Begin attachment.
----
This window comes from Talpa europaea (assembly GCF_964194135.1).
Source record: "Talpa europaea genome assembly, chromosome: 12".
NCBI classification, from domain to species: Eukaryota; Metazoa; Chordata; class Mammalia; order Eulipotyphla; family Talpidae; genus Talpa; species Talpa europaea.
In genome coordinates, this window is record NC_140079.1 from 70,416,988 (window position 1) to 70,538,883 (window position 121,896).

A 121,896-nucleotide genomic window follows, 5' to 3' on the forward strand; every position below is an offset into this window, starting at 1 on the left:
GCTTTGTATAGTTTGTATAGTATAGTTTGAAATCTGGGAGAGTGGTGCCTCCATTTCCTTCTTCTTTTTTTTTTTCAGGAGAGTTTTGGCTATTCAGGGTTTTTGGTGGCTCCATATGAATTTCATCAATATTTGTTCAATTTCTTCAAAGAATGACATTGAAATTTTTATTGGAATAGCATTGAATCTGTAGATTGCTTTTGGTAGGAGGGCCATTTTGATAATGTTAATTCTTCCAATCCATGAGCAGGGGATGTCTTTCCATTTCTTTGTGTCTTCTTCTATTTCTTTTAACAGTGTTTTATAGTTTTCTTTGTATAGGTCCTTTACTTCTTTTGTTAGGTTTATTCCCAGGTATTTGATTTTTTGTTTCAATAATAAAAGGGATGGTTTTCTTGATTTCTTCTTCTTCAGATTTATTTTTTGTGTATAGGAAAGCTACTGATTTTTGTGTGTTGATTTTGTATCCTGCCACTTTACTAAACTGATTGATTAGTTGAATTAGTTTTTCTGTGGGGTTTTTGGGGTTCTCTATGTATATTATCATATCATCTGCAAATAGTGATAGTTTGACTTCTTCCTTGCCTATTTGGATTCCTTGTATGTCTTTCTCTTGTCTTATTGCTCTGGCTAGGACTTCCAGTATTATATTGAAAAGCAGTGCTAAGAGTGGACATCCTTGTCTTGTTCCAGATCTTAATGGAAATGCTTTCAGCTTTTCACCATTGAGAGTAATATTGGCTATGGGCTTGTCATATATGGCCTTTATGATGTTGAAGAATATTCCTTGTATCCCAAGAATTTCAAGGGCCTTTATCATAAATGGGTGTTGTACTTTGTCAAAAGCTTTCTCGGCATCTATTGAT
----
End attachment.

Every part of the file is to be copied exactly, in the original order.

This window comes from Talpa europaea (assembly GCF_964194135.1).
Source record: "Talpa europaea genome assembly, chromosome: 12".
NCBI classification, from domain to species: Eukaryota; Metazoa; Chordata; class Mammalia; order Eulipotyphla; family Talpidae; genus Talpa; species Talpa europaea.
In genome coordinates, this window is record NC_140079.1 from 70,416,988 (window position 1) to 70,538,883 (window position 121,896).

A 121,896-nucleotide genomic window follows, 5' to 3' on the forward strand; every position below is an offset into this window, starting at 1 on the left:
GCTTTGTATAGTTTGTATAGTATAGTTTGAAATCTGGGAGAGTGGTGCCTCCATTTCCTTCTTCTTTTTTTTTTTCAGGAGAGTTTTGGCTATTCAGGGTTTTTGGTGGCTCCATATGAATTTCATCAATATTTGTTCAATTTCTTCAAAGAATGACATTGAAATTTTTATTGGAATAGCATTGAATCTGTAGATTGCTTTTGGTAGGAGGGCCATTTTGATAATGTTAATTCTTCCAATCCATGAGCAGGGGATGTCTTTCCATTTCTTTGTGTCTTCTTCTATTTCTTTTAACAGTGTTTTATAGTTTTCTTTGTATAGGTCCTTTACTTCTTTTGTTAGGTTTATTCCCAGGTATTTGATTTTTTGTTTCAATAATAAAAGGGATGGTTTTCTTGATTTCTTCTTCTTCAGATTTATTTTTTGTGTATAGGAAAGCTACTGATTTTTGTGTGTTGATTTTGTATCCTGCCACTTTACTAAACTGATTGATTAGTTGAATTAGTTTTTCTGTGGGGTTTTTGGGGTTCTCTATGTATATTATCATATCATCTGCAAATAGTGATAGTTTGACTTCTTCCTTGCCTATTTGGATTCCTTGTATGTCTTTCTCTTGTCTTATTGCTCTGGCTAGGACTTCCAGTATTATATTGAAAAGCAGTGCTAAGAGTGGACATCCTTGTCTTGTTCCAGATCTTAATGGAAATGCTTTCAGCTTTTCACCATTGAGAGTAATATTGGCTATGGGCTTGTCATATATGGCCTTTATGATGTTGAAGAATATTCCTTGTATCCCAAGAATTTCAAGGGCCTTTATCATAAATGGGTGTTGTACTTTGTCAAAAGCTTTCTCGGCATCTATTGAT